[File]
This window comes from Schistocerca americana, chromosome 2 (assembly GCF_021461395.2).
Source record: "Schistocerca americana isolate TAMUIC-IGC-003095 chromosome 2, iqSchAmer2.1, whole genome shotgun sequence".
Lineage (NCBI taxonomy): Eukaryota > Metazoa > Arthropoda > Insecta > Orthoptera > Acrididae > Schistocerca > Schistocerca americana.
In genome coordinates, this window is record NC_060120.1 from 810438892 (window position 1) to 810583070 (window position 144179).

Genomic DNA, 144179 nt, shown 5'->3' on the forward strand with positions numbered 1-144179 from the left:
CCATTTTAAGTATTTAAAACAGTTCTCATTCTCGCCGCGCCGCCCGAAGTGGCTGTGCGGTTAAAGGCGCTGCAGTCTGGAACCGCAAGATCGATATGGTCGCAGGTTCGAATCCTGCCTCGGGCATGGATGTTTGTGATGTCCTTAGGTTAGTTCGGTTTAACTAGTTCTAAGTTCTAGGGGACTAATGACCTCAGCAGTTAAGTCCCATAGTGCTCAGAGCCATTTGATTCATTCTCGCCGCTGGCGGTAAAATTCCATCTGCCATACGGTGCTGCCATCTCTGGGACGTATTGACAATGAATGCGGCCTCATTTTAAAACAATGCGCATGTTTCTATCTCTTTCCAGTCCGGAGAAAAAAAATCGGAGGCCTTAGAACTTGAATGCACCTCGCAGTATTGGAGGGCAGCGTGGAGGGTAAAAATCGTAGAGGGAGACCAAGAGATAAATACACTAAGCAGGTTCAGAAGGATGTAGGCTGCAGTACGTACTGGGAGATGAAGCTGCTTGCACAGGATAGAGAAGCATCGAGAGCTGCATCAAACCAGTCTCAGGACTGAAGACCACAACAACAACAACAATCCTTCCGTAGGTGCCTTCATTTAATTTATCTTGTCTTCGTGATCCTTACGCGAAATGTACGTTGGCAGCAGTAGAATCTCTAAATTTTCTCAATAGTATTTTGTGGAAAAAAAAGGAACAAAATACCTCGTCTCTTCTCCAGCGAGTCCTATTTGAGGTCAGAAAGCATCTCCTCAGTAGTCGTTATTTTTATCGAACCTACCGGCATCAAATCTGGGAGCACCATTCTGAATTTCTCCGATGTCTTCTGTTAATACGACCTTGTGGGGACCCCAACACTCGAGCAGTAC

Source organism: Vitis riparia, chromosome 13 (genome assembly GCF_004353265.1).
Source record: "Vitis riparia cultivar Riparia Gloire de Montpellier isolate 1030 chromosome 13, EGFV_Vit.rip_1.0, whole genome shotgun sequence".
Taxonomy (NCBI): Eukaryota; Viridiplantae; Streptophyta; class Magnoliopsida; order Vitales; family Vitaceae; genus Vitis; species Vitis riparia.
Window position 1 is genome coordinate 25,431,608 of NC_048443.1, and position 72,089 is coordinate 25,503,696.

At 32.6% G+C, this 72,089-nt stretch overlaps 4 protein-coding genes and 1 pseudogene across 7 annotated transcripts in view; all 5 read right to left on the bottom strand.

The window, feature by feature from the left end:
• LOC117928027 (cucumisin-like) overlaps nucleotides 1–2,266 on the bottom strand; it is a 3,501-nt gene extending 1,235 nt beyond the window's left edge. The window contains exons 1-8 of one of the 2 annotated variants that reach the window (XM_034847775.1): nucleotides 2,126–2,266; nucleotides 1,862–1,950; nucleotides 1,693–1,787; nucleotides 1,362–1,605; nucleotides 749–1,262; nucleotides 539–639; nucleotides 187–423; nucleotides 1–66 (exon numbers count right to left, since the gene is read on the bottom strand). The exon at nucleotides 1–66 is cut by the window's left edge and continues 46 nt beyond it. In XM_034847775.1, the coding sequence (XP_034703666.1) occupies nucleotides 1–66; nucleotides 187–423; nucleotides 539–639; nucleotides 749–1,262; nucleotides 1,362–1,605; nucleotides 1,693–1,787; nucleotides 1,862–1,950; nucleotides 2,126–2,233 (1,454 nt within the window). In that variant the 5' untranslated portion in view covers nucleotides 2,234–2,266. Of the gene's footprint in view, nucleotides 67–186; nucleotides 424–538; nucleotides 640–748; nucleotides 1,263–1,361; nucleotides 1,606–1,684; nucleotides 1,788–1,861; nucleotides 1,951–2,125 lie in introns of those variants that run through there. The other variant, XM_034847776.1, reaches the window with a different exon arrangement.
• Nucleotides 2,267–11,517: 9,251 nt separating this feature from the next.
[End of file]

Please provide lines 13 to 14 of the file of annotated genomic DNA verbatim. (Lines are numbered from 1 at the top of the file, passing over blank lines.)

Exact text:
• LOC117928027 (cucumisin-like) overlaps nucleotides 1–2,266 on the bottom strand; it is a 3,501-nt gene extending 1,235 nt beyond the window's left edge. The window contains exons 1-8 of one of the 2 annotated variants that reach the window (XM_034847775.1): nucleotides 2,126–2,266; nucleotides 1,862–1,950; nucleotides 1,693–1,787; nucleotides 1,362–1,605; nucleotides 749–1,262; nucleotides 539–639; nucleotides 187–423; nucleotides 1–66 (exon numbers count right to left, since the gene is read on the bottom strand). The exon at nucleotides 1–66 is cut by the window's left edge and continues 46 nt beyond it. In XM_034847775.1, the coding sequence (XP_034703666.1) occupies nucleotides 1–66; nucleotides 187–423; nucleotides 539–639; nucleotides 749–1,262; nucleotides 1,362–1,605; nucleotides 1,693–1,787; nucleotides 1,862–1,950; nucleotides 2,126–2,233 (1,454 nt within the window). In that variant the 5' untranslated portion in view covers nucleotides 2,234–2,266. Of the gene's footprint in view, nucleotides 67–186; nucleotides 424–538; nucleotides 640–748; nucleotides 1,263–1,361; nucleotides 1,606–1,684; nucleotides 1,788–1,861; nucleotides 1,951–2,125 lie in introns of those variants that run through there. The other variant, XM_034847776.1, reaches the window with a different exon arrangement.
• Nucleotides 2,267–11,517: 9,251 nt separating this feature from the next.